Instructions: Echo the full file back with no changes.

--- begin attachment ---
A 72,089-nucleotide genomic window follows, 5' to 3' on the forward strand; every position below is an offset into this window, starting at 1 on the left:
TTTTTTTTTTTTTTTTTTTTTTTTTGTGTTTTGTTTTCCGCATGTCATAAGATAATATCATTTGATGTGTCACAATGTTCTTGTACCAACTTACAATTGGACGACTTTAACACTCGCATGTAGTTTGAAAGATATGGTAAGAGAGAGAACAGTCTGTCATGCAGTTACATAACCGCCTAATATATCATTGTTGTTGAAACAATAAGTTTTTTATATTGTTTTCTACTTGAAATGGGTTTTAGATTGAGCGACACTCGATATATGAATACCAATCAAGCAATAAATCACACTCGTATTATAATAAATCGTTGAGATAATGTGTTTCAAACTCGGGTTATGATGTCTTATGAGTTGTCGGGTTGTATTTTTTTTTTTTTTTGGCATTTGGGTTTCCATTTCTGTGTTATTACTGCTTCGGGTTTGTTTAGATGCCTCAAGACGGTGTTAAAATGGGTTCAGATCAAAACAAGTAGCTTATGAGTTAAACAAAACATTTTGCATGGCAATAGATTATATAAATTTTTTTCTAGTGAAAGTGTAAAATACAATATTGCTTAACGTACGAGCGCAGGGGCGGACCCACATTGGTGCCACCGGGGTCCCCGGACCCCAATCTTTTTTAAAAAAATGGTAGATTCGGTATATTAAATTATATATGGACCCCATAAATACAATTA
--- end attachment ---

A 72,089-nucleotide genomic window follows, 5' to 3' on the forward strand; every position below is an offset into this window, starting at 1 on the left:
TTTTTTTTTTTTTTTTTTTTTTTTTGTGTTTTGTTTTCCGCATGTCATAAGATAATATCATTTGATGTGTCACAATGTTCTTGTACCAACTTACAATTGGACGACTTTAACACTCGCATGTAGTTTGAAAGATATGGTAAGAGAGAGAACAGTCTGTCATGCAGTTACATAACCGCCTAATATATCATTGTTGTTGAAACAATAAGTTTTTTATATTGTTTTCTACTTGAAATGGGTTTTAGATTGAGCGACACTCGATATATGAATACCAATCAAGCAATAAATCACACTCGTATTATAATAAATCGTTGAGATAATGTGTTTCAAACTCGGGTTATGATGTCTTATGAGTTGTCGGGTTGTATTTTTTTTTTTTTTTGGCATTTGGGTTTCCATTTCTGTGTTATTACTGCTTCGGGTTTGTTTAGATGCCTCAAGACGGTGTTAAAATGGGTTCAGATCAAAACAAGTAGCTTATGAGTTAAACAAAACATTTTGCATGGCAATAGATTATATAAATTTTTTTCTAGTGAAAGTGTAAAATACAATATTGCTTAACGTACGAGCGCAGGGGCGGACCCACATTGGTGCCACCGGGGTCCCCGGACCCCAATCTTTTTTAAAAAAATGGTAGATTCGGTATATTAAATTATATATGGACCCCATAAATACAATTA